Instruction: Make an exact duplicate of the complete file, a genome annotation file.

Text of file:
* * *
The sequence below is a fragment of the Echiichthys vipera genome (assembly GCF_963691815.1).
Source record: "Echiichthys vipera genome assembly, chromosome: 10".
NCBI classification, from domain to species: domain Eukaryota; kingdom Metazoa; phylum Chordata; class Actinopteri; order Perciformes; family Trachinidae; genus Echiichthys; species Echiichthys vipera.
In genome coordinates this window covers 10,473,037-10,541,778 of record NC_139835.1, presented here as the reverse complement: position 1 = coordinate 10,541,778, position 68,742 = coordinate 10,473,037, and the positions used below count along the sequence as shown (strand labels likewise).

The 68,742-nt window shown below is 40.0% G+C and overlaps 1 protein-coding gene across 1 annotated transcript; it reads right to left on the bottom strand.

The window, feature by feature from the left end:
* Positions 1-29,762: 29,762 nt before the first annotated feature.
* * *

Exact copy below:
The sequence below is a fragment of the Echiichthys vipera genome (assembly GCF_963691815.1).
Source record: "Echiichthys vipera genome assembly, chromosome: 10".
NCBI classification, from domain to species: domain Eukaryota; kingdom Metazoa; phylum Chordata; class Actinopteri; order Perciformes; family Trachinidae; genus Echiichthys; species Echiichthys vipera.
In genome coordinates this window covers 10,473,037-10,541,778 of record NC_139835.1, presented here as the reverse complement: position 1 = coordinate 10,541,778, position 68,742 = coordinate 10,473,037, and the positions used below count along the sequence as shown (strand labels likewise).

The 68,742-nt window shown below is 40.0% G+C and overlaps 1 protein-coding gene across 1 annotated transcript; it reads right to left on the bottom strand.

The window, feature by feature from the left end:
* Positions 1-29,762: 29,762 nt before the first annotated feature.